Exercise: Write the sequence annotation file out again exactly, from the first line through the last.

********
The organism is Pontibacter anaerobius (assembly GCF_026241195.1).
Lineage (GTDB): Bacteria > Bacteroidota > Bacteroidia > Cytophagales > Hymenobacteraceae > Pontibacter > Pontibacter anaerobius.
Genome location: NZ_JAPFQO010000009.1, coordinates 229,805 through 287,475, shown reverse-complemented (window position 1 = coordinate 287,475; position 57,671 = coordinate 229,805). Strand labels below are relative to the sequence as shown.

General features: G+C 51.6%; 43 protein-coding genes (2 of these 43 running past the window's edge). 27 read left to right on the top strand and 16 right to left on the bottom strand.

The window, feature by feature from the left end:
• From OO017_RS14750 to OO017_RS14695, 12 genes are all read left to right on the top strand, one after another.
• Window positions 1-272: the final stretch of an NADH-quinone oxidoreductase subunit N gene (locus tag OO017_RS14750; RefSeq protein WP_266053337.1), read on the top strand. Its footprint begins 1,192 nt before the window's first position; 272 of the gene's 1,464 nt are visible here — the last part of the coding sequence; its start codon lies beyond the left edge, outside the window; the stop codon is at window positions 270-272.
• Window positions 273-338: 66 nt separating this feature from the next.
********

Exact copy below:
The organism is Pontibacter anaerobius (assembly GCF_026241195.1).
Lineage (GTDB): Bacteria > Bacteroidota > Bacteroidia > Cytophagales > Hymenobacteraceae > Pontibacter > Pontibacter anaerobius.
Genome location: NZ_JAPFQO010000009.1, coordinates 229,805 through 287,475, shown reverse-complemented (window position 1 = coordinate 287,475; position 57,671 = coordinate 229,805). Strand labels below are relative to the sequence as shown.

General features: G+C 51.6%; 43 protein-coding genes (2 of these 43 running past the window's edge). 27 read left to right on the top strand and 16 right to left on the bottom strand.

The window, feature by feature from the left end:
• From OO017_RS14750 to OO017_RS14695, 12 genes are all read left to right on the top strand, one after another.
• Window positions 1-272: the final stretch of an NADH-quinone oxidoreductase subunit N gene (locus tag OO017_RS14750; RefSeq protein WP_266053337.1), read on the top strand. Its footprint begins 1,192 nt before the window's first position; 272 of the gene's 1,464 nt are visible here — the last part of the coding sequence; its start codon lies beyond the left edge, outside the window; the stop codon is at window positions 270-272.
• Window positions 273-338: 66 nt separating this feature from the next.